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- Signed in 1991 in the city of Maastricht in the Netherlands, this treaty created the European Union and laid out the plans for the formation of a monetary union by 1999.
- It was understood that in order for the monetary union to be successful, its members needed to be part of an “optimal currency area”, and that stability among members was extremely important. In order to meet these requirements, the Maastricht Treaty set out convergence and stability criteria that had to be met before a country could become a member of the EMU. The criteria were as follows (see here):
- Inflation was to be no more than 1.5 percentage points above that of the 3 lowest inflation rates in EMU members.
- This was to insure that monetary policies were similar across countries as well as to gauge whether a country was susceptible to asymmetric shocks.
- Government deficits were limited to be no larger than 3 percent of GDP.
- This was to promote stability by overcoming Europe’s deficit bias.
- Government debt was limited to be no larger than 60 percent of GDP.
- This rule was not enforced, as most EMU members were unable to meet this criterion before 1999. As long as a potential member was reducing debt levels (through good management of deficit positions) they were allowed to enter the EMU.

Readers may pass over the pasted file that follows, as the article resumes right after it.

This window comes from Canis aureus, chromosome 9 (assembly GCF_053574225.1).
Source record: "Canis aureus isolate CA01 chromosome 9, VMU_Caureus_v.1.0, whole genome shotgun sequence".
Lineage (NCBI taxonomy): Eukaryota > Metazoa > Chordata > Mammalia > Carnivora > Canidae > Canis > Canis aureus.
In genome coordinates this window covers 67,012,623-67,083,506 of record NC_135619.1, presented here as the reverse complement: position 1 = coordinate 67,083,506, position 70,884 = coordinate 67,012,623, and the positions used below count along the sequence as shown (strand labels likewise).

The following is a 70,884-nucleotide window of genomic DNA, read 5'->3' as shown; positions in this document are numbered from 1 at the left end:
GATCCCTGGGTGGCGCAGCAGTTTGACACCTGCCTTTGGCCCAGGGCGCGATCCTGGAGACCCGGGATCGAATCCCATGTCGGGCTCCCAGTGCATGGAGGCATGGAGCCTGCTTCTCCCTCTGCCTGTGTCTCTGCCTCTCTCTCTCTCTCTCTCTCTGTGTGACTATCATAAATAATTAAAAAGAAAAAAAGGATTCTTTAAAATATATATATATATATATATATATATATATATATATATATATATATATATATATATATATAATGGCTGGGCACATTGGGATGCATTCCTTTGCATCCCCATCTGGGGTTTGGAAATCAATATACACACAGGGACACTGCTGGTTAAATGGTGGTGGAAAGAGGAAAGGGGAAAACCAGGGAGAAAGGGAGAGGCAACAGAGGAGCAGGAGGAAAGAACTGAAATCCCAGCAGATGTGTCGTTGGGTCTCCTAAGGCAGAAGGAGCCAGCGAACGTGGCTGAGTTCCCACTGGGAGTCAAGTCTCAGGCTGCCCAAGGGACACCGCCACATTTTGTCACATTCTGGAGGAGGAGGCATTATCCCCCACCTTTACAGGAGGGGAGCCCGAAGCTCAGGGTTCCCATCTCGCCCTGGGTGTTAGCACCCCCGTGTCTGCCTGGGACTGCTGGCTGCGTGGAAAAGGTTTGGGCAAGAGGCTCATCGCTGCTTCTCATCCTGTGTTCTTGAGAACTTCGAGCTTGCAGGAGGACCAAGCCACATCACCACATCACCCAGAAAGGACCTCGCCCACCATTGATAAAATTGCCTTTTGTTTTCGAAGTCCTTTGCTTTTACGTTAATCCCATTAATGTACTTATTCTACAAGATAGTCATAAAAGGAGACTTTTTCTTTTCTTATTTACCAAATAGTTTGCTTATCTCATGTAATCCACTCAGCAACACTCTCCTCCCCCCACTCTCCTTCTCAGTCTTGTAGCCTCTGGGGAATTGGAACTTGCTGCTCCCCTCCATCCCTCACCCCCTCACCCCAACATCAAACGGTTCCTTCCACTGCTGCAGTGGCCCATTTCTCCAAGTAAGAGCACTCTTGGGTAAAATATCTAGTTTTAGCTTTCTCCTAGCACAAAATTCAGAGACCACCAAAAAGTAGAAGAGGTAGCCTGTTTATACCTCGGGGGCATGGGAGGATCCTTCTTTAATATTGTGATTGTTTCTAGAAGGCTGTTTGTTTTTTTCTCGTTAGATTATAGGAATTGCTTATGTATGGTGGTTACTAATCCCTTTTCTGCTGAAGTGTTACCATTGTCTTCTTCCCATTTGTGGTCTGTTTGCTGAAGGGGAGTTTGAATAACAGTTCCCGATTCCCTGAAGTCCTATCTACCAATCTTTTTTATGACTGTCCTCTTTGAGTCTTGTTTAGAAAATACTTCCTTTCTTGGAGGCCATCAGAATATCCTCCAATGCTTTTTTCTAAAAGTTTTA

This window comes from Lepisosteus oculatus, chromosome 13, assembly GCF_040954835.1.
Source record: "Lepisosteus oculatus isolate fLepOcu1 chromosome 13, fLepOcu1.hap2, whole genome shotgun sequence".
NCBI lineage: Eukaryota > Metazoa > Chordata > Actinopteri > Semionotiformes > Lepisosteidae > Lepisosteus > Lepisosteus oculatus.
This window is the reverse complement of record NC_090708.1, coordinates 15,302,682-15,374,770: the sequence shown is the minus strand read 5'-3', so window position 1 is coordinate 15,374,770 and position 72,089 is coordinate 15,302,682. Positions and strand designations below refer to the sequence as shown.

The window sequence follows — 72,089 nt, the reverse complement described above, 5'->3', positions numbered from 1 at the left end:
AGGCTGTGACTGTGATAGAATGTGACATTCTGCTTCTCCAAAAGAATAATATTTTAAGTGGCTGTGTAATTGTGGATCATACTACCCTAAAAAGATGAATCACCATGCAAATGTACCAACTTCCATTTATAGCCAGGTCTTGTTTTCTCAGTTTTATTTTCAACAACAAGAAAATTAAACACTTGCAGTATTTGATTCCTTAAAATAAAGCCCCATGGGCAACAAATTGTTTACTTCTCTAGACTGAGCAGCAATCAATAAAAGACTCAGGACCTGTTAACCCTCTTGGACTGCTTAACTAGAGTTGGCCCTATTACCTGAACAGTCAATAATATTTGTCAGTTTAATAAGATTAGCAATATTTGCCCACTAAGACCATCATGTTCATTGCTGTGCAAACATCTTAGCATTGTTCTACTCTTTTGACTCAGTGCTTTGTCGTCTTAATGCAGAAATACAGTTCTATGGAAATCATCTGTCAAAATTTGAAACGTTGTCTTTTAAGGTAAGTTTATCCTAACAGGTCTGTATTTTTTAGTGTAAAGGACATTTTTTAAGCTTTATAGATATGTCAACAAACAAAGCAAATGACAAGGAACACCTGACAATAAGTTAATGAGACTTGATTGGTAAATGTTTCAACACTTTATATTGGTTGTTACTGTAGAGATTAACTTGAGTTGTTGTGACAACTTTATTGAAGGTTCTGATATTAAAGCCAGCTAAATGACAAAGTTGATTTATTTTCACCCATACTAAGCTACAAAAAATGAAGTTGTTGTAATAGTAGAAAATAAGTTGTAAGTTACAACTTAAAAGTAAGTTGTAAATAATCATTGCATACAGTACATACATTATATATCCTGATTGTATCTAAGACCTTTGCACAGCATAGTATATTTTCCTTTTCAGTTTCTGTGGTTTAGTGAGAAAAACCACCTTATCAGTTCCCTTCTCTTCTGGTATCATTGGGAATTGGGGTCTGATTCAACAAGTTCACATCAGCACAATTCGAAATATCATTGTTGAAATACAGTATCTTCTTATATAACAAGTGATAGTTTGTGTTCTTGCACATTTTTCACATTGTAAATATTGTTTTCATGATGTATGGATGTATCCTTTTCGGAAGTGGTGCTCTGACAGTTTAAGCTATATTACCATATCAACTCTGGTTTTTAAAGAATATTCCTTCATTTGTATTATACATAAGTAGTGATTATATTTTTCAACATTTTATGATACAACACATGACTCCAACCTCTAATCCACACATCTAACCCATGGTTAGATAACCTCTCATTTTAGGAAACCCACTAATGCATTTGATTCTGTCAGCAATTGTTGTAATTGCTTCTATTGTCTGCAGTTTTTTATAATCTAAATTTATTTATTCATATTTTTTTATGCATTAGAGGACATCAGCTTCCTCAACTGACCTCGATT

- The potential member had to demonstrate exchange rate stability by being a member in the exchange rate mechanism (ERM) for at least 2 years prior to joining the EMU. In the ERM a country’s central bank is required to keep exchange rate fluctuations within a specified rage.
- This was again used to align monetary policy before joining the union, as well ensures a proper exchange rate once the local currency was exchanged for euros.
- The long-term interest rate is not to exceed the lowest 3 rates among EMU members (or potential members) by more than 2 percentage points.
- This was to ensure that the fundamentals of the economy were similar across potential members.
- Each new member of the EU must meet these criteria before they can enter the EMU.
- Once a country becomes a member of the EMU, it no longer must abide by the Maastricht treaty (in the case of exchange rates, inflation, and the long-term interest rate, it really doesn’t have the control to maintain these economic variables).
- Once in the EMU, a country must abide by the Stability and Growth Pact.
- Inflation convergence: Inflation rates dramatically improved and converged in the run up to joining the EMU in 1999.
- Deficits: Every member (with the exception of Greece who met the criteria by 2000) was able to bring their deficit to GDP ratio within 3 percent by 1999.
- Debt: Very few members met the 60 percent debt to GDP ratio, but authorities are pleased to see the general decline in the debt levels.
- Exchange rates: Each member was able to stay within the ERM within 2 years of joining the EMU.
- Long-run interest rates: Every member was successful in bringing long-term interest rates into line.